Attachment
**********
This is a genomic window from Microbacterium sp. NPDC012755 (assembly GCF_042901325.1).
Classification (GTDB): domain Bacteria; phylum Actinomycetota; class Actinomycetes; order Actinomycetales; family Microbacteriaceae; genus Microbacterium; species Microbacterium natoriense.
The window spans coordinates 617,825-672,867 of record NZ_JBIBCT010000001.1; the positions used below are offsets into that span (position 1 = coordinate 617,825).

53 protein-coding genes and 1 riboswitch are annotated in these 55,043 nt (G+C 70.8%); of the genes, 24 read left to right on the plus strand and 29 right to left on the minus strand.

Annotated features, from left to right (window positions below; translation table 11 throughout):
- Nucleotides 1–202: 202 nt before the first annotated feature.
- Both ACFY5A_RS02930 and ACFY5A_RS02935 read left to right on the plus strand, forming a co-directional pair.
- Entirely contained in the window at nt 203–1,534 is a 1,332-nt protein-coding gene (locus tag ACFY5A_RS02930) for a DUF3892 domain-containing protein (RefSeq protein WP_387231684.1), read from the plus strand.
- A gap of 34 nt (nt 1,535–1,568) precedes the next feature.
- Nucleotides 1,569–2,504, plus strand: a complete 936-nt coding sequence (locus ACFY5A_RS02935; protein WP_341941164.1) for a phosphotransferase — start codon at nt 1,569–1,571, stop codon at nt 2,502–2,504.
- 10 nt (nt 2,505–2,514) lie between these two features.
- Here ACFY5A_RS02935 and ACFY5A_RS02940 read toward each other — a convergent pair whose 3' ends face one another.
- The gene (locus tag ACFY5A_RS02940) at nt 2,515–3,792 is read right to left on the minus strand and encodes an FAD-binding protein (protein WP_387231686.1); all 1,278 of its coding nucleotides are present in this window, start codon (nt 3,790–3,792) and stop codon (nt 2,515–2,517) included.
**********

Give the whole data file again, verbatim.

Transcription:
This is a genomic window from Microbacterium sp. NPDC012755 (assembly GCF_042901325.1).
Classification (GTDB): domain Bacteria; phylum Actinomycetota; class Actinomycetes; order Actinomycetales; family Microbacteriaceae; genus Microbacterium; species Microbacterium natoriense.
The window spans coordinates 617,825-672,867 of record NZ_JBIBCT010000001.1; the positions used below are offsets into that span (position 1 = coordinate 617,825).

53 protein-coding genes and 1 riboswitch are annotated in these 55,043 nt (G+C 70.8%); of the genes, 24 read left to right on the plus strand and 29 right to left on the minus strand.

Annotated features, from left to right (window positions below; translation table 11 throughout):
- Nucleotides 1–202: 202 nt before the first annotated feature.
- Both ACFY5A_RS02930 and ACFY5A_RS02935 read left to right on the plus strand, forming a co-directional pair.
- Entirely contained in the window at nt 203–1,534 is a 1,332-nt protein-coding gene (locus tag ACFY5A_RS02930) for a DUF3892 domain-containing protein (RefSeq protein WP_387231684.1), read from the plus strand.
- A gap of 34 nt (nt 1,535–1,568) precedes the next feature.
- Nucleotides 1,569–2,504, plus strand: a complete 936-nt coding sequence (locus ACFY5A_RS02935; protein WP_341941164.1) for a phosphotransferase — start codon at nt 1,569–1,571, stop codon at nt 2,502–2,504.
- 10 nt (nt 2,505–2,514) lie between these two features.
- Here ACFY5A_RS02935 and ACFY5A_RS02940 read toward each other — a convergent pair whose 3' ends face one another.
- The gene (locus tag ACFY5A_RS02940) at nt 2,515–3,792 is read right to left on the minus strand and encodes an FAD-binding protein (protein WP_387231686.1); all 1,278 of its coding nucleotides are present in this window, start codon (nt 3,790–3,792) and stop codon (nt 2,515–2,517) included.